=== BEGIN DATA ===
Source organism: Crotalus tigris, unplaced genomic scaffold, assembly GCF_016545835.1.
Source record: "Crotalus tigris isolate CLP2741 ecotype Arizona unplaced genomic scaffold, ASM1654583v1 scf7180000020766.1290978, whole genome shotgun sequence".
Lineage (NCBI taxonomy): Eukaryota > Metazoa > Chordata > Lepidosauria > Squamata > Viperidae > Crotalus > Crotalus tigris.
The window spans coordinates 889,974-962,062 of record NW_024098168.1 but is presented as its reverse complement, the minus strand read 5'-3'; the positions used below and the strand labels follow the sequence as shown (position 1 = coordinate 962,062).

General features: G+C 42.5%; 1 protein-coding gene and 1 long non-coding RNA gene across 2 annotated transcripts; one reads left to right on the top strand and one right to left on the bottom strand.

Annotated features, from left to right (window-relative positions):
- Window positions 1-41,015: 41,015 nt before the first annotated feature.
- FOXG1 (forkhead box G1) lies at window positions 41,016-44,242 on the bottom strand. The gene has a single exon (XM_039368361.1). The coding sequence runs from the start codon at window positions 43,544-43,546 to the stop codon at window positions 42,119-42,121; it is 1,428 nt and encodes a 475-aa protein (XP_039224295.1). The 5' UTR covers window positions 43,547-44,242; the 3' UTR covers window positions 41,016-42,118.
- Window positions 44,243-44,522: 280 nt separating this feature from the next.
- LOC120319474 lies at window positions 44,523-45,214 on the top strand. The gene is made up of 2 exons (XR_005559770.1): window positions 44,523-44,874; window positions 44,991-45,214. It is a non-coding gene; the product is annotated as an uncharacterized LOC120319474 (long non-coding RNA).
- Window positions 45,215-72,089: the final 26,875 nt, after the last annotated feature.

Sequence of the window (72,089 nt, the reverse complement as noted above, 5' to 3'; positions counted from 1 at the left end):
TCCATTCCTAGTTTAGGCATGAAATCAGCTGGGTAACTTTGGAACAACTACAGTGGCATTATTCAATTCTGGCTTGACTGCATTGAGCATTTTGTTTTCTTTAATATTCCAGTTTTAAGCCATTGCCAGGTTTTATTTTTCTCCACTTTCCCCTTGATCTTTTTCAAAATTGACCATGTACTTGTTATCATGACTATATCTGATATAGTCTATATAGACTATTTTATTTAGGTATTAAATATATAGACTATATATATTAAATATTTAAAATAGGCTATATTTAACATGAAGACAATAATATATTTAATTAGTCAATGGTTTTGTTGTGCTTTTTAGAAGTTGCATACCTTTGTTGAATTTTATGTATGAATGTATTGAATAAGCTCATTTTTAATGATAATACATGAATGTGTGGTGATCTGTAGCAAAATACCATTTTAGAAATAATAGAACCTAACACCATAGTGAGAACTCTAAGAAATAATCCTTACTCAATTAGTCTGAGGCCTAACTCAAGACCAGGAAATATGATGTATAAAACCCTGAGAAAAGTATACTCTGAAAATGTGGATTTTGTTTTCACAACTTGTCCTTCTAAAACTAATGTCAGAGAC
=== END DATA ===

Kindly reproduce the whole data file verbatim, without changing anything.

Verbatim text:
Source organism: Crotalus tigris, unplaced genomic scaffold, assembly GCF_016545835.1.
Source record: "Crotalus tigris isolate CLP2741 ecotype Arizona unplaced genomic scaffold, ASM1654583v1 scf7180000020766.1290978, whole genome shotgun sequence".
Lineage (NCBI taxonomy): Eukaryota > Metazoa > Chordata > Lepidosauria > Squamata > Viperidae > Crotalus > Crotalus tigris.
The window spans coordinates 889,974-962,062 of record NW_024098168.1 but is presented as its reverse complement, the minus strand read 5'-3'; the positions used below and the strand labels follow the sequence as shown (position 1 = coordinate 962,062).

General features: G+C 42.5%; 1 protein-coding gene and 1 long non-coding RNA gene across 2 annotated transcripts; one reads left to right on the top strand and one right to left on the bottom strand.

Annotated features, from left to right (window-relative positions):
- Window positions 1-41,015: 41,015 nt before the first annotated feature.
- FOXG1 (forkhead box G1) lies at window positions 41,016-44,242 on the bottom strand. The gene has a single exon (XM_039368361.1). The coding sequence runs from the start codon at window positions 43,544-43,546 to the stop codon at window positions 42,119-42,121; it is 1,428 nt and encodes a 475-aa protein (XP_039224295.1). The 5' UTR covers window positions 43,547-44,242; the 3' UTR covers window positions 41,016-42,118.
- Window positions 44,243-44,522: 280 nt separating this feature from the next.
- LOC120319474 lies at window positions 44,523-45,214 on the top strand. The gene is made up of 2 exons (XR_005559770.1): window positions 44,523-44,874; window positions 44,991-45,214. It is a non-coding gene; the product is annotated as an uncharacterized LOC120319474 (long non-coding RNA).
- Window positions 45,215-72,089: the final 26,875 nt, after the last annotated feature.

Sequence of the window (72,089 nt, the reverse complement as noted above, 5' to 3'; positions counted from 1 at the left end):
TCCATTCCTAGTTTAGGCATGAAATCAGCTGGGTAACTTTGGAACAACTACAGTGGCATTATTCAATTCTGGCTTGACTGCATTGAGCATTTTGTTTTCTTTAATATTCCAGTTTTAAGCCATTGCCAGGTTTTATTTTTCTCCACTTTCCCCTTGATCTTTTTCAAAATTGACCATGTACTTGTTATCATGACTATATCTGATATAGTCTATATAGACTATTTTATTTAGGTATTAAATATATAGACTATATATATTAAATATTTAAAATAGGCTATATTTAACATGAAGACAATAATATATTTAATTAGTCAATGGTTTTGTTGTGCTTTTTAGAAGTTGCATACCTTTGTTGAATTTTATGTATGAATGTATTGAATAAGCTCATTTTTAATGATAATACATGAATGTGTGGTGATCTGTAGCAAAATACCATTTTAGAAATAATAGAACCTAACACCATAGTGAGAACTCTAAGAAATAATCCTTACTCAATTAGTCTGAGGCCTAACTCAAGACCAGGAAATATGATGTATAAAACCCTGAGAAAAGTATACTCTGAAAATGTGGATTTTGTTTTCACAACTTGTCCTTCTAAAACTAATGTCAGAGAC